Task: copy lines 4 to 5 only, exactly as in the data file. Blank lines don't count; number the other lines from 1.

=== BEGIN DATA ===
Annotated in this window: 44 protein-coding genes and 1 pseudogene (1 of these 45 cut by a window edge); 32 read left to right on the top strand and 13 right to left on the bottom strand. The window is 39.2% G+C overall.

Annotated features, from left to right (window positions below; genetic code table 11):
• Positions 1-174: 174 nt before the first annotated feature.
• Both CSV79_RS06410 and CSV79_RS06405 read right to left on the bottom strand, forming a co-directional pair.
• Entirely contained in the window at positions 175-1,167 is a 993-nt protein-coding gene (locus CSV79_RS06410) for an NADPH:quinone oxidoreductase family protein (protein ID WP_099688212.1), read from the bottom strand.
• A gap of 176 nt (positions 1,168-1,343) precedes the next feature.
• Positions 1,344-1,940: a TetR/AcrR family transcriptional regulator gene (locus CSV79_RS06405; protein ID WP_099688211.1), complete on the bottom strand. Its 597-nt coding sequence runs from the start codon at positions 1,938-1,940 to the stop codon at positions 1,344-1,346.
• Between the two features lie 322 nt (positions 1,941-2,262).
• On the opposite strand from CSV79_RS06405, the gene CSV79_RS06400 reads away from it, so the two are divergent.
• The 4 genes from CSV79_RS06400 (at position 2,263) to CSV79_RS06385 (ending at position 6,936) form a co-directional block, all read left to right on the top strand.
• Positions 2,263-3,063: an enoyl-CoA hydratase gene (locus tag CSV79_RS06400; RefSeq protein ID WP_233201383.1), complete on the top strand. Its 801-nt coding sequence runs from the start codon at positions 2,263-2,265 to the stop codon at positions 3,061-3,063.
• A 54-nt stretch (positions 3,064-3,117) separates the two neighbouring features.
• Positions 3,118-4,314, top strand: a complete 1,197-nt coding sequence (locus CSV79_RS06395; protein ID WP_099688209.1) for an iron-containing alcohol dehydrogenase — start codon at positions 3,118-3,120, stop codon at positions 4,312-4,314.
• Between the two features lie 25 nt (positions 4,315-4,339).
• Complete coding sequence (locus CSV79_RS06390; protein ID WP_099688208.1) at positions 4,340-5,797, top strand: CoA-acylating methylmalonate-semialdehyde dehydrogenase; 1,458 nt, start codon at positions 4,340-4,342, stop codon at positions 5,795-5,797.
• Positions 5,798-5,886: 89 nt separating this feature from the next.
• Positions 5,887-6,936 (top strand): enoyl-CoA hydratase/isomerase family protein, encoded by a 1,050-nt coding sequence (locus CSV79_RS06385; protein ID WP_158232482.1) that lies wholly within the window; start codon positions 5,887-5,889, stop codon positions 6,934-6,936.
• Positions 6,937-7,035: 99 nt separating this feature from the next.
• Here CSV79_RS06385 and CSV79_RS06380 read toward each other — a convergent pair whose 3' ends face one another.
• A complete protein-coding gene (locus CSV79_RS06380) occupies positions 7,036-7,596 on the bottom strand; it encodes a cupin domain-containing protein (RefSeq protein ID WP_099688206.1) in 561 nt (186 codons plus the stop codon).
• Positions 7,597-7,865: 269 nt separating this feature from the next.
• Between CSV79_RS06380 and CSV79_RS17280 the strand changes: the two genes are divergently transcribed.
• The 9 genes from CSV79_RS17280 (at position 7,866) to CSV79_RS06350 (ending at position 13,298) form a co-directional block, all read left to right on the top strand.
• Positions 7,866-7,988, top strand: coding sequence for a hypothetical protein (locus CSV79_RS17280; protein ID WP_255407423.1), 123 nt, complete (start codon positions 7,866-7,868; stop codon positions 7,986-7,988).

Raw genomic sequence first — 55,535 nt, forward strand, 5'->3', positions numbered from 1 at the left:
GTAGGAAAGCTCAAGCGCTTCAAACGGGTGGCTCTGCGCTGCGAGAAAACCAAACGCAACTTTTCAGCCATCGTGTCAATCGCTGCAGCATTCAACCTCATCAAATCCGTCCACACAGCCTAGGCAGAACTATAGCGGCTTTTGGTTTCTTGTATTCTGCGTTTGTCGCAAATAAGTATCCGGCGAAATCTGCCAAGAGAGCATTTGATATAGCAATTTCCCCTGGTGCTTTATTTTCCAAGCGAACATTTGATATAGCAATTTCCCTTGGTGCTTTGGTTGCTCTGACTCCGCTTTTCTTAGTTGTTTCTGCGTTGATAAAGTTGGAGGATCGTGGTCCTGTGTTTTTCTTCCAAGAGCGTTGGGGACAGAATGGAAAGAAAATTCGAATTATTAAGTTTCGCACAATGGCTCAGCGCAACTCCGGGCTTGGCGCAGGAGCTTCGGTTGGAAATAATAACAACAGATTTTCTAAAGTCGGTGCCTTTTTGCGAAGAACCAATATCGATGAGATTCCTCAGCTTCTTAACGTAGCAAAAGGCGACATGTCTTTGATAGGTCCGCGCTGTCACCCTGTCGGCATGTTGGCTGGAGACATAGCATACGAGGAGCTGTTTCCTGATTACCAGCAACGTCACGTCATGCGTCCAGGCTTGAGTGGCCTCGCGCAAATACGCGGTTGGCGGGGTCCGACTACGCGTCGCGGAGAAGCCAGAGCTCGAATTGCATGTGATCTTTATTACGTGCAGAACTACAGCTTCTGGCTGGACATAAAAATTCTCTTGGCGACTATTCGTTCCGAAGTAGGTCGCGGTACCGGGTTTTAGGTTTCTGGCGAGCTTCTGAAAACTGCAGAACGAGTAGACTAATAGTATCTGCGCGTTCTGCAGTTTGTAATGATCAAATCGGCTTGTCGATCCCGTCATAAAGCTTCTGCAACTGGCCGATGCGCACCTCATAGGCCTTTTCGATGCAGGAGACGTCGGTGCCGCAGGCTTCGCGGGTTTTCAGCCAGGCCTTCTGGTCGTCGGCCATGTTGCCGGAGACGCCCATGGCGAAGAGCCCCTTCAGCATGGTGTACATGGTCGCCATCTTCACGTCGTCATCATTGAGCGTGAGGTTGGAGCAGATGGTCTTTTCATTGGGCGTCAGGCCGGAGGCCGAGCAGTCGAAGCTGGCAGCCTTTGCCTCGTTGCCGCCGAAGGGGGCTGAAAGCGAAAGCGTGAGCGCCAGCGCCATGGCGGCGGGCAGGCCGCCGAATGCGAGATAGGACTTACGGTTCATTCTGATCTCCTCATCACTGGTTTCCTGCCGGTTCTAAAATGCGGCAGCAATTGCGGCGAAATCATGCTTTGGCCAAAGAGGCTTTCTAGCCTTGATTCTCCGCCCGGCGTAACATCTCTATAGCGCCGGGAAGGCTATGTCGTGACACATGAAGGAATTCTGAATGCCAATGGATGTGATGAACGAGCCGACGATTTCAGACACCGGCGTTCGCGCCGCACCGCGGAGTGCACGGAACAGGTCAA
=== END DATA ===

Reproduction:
• Both CSV79_RS06410 and CSV79_RS06405 read right to left on the bottom strand, forming a co-directional pair.
• Entirely contained in the window at positions 175-1,167 is a 993-nt protein-coding gene (locus CSV79_RS06410) for an NADPH:quinone oxidoreductase family protein (protein ID WP_099688212.1), read from the bottom strand.